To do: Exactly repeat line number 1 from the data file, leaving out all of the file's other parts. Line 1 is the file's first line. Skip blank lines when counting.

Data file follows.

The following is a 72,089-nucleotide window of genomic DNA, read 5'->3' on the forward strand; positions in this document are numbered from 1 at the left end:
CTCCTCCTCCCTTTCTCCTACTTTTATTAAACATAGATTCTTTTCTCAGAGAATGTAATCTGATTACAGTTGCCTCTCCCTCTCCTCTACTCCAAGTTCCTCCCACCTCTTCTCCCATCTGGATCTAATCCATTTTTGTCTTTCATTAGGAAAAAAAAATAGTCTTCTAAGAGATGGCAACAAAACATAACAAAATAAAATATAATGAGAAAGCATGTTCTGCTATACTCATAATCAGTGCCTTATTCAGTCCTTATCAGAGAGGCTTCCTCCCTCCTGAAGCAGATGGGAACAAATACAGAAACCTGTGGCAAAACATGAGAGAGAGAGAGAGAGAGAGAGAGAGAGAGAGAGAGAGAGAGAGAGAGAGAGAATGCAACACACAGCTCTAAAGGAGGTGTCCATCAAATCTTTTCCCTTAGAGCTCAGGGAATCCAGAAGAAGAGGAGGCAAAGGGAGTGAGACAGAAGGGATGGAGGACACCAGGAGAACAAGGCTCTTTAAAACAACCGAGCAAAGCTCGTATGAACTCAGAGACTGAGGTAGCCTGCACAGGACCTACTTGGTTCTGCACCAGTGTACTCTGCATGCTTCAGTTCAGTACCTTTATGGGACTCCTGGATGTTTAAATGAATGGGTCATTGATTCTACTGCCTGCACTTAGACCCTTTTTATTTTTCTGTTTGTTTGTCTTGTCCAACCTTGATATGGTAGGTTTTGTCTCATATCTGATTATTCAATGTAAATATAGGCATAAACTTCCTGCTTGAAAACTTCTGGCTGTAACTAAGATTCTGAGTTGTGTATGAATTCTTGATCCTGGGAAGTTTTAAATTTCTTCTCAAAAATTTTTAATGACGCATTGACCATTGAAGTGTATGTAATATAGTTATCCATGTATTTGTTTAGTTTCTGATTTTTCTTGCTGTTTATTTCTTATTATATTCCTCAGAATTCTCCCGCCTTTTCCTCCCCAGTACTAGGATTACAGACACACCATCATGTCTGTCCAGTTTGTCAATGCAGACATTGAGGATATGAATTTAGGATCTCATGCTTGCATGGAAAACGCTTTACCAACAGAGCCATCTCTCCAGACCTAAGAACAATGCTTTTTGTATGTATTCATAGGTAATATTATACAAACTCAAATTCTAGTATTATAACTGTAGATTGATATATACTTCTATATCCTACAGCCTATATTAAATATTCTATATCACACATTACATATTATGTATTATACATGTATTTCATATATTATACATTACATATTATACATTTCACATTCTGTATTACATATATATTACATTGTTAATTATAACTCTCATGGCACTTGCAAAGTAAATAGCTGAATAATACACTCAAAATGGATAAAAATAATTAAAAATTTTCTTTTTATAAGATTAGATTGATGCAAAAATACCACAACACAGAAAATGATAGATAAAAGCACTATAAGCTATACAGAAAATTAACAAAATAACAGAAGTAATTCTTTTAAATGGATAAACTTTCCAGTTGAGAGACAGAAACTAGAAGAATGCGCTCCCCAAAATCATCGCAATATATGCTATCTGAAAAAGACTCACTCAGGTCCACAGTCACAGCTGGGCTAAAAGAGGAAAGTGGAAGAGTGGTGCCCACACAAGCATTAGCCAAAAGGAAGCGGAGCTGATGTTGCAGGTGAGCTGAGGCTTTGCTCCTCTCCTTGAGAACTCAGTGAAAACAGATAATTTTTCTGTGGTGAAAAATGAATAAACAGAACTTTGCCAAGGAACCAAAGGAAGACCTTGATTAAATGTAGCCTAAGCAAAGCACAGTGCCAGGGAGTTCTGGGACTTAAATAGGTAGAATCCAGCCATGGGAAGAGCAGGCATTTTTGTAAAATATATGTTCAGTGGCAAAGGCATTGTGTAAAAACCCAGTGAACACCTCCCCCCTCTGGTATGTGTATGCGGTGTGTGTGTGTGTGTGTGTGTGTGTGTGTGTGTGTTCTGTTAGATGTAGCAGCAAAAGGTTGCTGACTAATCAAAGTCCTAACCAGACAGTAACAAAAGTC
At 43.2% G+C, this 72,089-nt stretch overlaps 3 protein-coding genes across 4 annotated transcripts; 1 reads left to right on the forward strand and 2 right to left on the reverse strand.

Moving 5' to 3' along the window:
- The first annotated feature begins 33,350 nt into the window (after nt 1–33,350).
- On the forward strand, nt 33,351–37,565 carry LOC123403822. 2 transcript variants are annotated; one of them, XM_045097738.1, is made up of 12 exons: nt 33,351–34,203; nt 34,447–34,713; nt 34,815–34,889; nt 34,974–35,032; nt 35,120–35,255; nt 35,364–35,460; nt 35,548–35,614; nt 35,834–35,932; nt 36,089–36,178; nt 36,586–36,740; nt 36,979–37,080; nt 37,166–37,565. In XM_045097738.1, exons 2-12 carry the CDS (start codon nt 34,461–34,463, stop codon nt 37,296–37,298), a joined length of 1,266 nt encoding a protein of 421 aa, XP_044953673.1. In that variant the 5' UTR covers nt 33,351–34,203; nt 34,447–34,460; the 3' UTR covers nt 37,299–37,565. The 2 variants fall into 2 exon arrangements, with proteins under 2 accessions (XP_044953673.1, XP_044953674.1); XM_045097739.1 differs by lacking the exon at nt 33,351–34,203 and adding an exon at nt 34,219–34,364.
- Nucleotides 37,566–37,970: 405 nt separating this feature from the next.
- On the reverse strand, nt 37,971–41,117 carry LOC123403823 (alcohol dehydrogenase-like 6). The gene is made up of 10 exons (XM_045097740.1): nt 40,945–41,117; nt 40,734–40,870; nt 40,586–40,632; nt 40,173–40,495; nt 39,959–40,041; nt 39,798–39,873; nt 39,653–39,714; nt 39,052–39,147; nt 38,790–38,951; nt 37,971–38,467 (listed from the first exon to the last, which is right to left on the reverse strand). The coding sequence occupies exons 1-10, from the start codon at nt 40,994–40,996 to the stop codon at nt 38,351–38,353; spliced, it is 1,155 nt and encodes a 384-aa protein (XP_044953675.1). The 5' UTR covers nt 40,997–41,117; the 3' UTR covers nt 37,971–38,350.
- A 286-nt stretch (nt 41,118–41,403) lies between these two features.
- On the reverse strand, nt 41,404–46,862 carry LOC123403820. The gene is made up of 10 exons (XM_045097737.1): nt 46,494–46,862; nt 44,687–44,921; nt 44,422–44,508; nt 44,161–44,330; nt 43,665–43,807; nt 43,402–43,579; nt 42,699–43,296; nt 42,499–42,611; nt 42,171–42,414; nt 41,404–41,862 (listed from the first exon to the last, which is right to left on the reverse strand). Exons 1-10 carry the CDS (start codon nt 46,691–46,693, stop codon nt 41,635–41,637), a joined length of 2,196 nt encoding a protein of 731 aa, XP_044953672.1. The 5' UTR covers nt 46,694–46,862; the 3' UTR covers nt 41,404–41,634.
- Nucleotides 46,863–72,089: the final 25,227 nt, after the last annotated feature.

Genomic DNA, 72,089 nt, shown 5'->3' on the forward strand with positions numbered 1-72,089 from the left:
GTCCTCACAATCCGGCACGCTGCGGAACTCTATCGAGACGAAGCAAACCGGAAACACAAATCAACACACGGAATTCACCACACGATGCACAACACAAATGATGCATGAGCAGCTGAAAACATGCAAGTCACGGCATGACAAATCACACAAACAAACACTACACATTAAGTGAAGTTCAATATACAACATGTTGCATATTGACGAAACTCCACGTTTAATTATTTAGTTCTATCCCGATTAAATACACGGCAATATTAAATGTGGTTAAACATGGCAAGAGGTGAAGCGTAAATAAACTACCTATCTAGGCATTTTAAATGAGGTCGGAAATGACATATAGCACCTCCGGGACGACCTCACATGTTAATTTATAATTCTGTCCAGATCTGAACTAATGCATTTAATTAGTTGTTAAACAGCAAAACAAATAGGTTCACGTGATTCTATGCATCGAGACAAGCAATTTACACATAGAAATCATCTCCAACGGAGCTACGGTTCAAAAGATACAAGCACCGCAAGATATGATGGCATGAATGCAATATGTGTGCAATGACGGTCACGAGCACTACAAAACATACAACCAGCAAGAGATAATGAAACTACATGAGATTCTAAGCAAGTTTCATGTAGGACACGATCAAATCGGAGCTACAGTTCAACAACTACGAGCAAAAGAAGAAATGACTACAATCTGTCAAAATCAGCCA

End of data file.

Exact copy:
The following is a 72,089-nucleotide window of genomic DNA, read 5'->3' on the forward strand; positions in this document are numbered from 1 at the left end: